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   Table of Contents      
ARTICLE
Year : 1969  |  Volume : 17  |  Issue : 3  |  Page : 91-94

Intraocular pressure in young diabetics and its relationship with diabetic retinopathy


1 Department of Ophthalmology, Postgraduate Institute of Medical Education and Research, Chandigarh, India
2 Department of Endocrinology, Postgraduate Institute of Medical Education and Research, Chandigarh, India

Date of Web Publication10-Jan-2008

Correspondence Address:
I S Jain
Department of Ophthalmology, Postgraduate Institute of Medical Education and Research, Chandigarh
India
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Source of Support: None, Conflict of Interest: None


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How to cite this article:
Jain I S, Gill M, Rastogi G K. Intraocular pressure in young diabetics and its relationship with diabetic retinopathy. Indian J Ophthalmol 1969;17:91-4

How to cite this URL:
Jain I S, Gill M, Rastogi G K. Intraocular pressure in young diabetics and its relationship with diabetic retinopathy. Indian J Ophthalmol [serial online] 1969 [cited 2019 Aug 23];17:91-4. Available from: http://www.ijo.in/text.asp?1969/17/3/91/38519

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Table 1

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Table 1

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Safir, Panlsen and Klayman [14] for the first time observed elevated intraocu­lar pressure (I.O.P.) in diabetic children. Subsequently Becker, Bros­nick Chiverette, Kolker, Daks and Cibis Andrea, [4] Safir, Poulsen, Klay­man and Cerstenfeld, [15] also reported a higher incidence of raised intraocu­lar pressure in juvenile diabetics.

Armstrong [2] reported higher inci­dence of glaucoma in diabetics. Jain and Luthra, [8] reported that mean in­traocular pressure in diabetic eyes is slightly higher than nondiabetic eyes.

The importance of intraocular pres­sure in the development of retinopathy was realized as early as 1930 (Poos) [13] , but only recently stressed by Larson and Poulsen, [9] Christlansson, [6] and others [11],[8],[4] .

Since no such study in young dia­betics has been reported from India, the authors undertook to study the level of intraocular pressure and its possible relationship with diabetic retinopathy.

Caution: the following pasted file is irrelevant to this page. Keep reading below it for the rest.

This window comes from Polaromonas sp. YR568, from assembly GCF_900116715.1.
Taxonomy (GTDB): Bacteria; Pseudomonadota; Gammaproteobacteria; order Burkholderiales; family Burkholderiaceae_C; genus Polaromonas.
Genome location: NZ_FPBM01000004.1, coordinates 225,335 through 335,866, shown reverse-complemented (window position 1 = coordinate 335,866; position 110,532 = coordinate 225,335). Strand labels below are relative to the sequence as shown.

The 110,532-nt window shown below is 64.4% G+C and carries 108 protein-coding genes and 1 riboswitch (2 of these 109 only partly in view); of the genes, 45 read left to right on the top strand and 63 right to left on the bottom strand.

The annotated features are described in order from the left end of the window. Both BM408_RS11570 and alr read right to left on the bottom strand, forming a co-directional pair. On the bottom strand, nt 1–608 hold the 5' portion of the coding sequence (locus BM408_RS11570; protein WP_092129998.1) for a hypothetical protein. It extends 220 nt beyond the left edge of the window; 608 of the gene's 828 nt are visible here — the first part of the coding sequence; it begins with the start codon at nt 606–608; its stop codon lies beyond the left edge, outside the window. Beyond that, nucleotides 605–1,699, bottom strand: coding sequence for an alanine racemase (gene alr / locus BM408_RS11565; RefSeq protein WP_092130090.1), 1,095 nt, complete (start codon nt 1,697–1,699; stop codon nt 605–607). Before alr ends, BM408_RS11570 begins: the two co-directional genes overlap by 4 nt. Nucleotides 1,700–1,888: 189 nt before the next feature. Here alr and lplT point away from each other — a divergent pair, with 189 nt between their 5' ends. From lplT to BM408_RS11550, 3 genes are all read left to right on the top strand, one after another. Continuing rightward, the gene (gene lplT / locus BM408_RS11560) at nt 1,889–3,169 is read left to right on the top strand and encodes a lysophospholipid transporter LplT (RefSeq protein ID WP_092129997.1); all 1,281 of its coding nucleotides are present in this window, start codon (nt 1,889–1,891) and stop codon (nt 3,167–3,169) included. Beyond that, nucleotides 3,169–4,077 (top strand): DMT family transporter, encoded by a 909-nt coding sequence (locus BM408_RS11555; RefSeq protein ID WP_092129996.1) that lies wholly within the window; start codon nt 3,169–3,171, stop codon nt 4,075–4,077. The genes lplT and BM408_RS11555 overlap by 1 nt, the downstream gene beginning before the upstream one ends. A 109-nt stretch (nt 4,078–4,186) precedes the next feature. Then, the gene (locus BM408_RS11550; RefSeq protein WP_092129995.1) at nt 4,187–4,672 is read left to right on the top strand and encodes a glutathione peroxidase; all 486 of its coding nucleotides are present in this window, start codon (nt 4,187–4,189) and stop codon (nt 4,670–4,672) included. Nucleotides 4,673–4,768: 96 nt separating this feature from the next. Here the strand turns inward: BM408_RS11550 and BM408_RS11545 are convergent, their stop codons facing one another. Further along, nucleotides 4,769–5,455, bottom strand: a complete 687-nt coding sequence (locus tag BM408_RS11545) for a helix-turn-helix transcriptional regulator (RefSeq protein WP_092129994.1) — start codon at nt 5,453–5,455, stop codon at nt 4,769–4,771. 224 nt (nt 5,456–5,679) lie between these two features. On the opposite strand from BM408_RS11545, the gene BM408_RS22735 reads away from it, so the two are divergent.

Methods and Material Top


This work is based on a study of 50 selected young diabetics, which in­clude juvenile diabetics and patients developing diabetes before the age of 35 years, and those who require insu­lin for the control of diabetes.

This is done so that most of the diabetics in the age group of 15-40 years have an onset and course like that of juvenile diabetics and only a few have like that of the type asso­ciated with middle-age and over. These patients were referred from the Diabetic Clinic of the Postgraduate Institute of Medical Education and Research, Chandigarh, to the Fundus Clinic of the Eye Department, in a routine manner and had no prior eye examination before reference.

Ages ranged between 11 to 63 years. Seven were below 20 years, 22 were between 21-30 years, 13 bet­ween 31-40 years i.e. 42 cases were under 40 years and only 8 cases were over 40 years. 31 were males and 19 females. A full record of the diabetic status and history was kept.

Eye check-up

Each case was subjected to the fol­lowing schedule for eye examination. First the visual acuity was noted with and without glasses, and then the intraocular pressure was recorded with a Schiotz tonometer using 5.5 and 10 gm weights and the corrected P0 value was noted from the tables based on Friedenwald's nomogram of 1955. A repeat check up of the intra­ocular pressure was done the follow­ing day and the mean of the two readings was taken. Pupils were then dilated and refraction was done in each case, followed by fundus exa­mination. Grading of retinopathy was done according to Scott's classi­fication. Finally a slit lamp examina­tion was carried out to note any evidence of rubeosis iridis or lenticu­lar changes. Gonioscopy was not done as a routine and was reserved for those cases only which showed evi­dence of rubeosis. In this study no case was found to have any rubeosis.

Subsequently these patients were given Betamethasone eye drops 0.1 to be instilled three times a day for 4 weeks, and the intraocular pressure was checked after 2 and 4 weeks. The results of the steroid response will be reported in a subsequent paper.

Study of controls

For the purpose of control, intra­ocular pressure was measured in 60 non-diabetic eyes of comparable age groups. The same Schiotz tonometer was used with 5.5 gm and 10 gm weights and Pp was noted from tables based on Friedenwald's nomograms of 1955.


  Observations and Comments Top


Several investigators have reported intraocular pressure studies in a nor­mal population of younger age groups, and the results of the present study are quite comparable [10],[5],[15] . How­ ever, the mean intraocular pressure in diabetics was found to be higher (17.28 mm of Hg) in the present series as compared to the nondiabe­tics of comparable ages (mean 14.9 mm of Hg.).-[Table - 1],[Table - 2],[Table - 3].

Sixteen (16.16% ) out of 99 eyes, had tension greater than 20 mm and only two eyes (2.02%) had tension greater than 23 mm. Whereas Becker et al. [4] reported intraocular pressure greater than 20 mm of Hg in 21 and greater than 23 mm of Hg in 8% out of a study of 52 juvenile diabetics. Safir and associates [15] reported pres­sure of over 22 mm of Hg in 29.7% and between 20-22 in 20.3% from a study of 64 patients.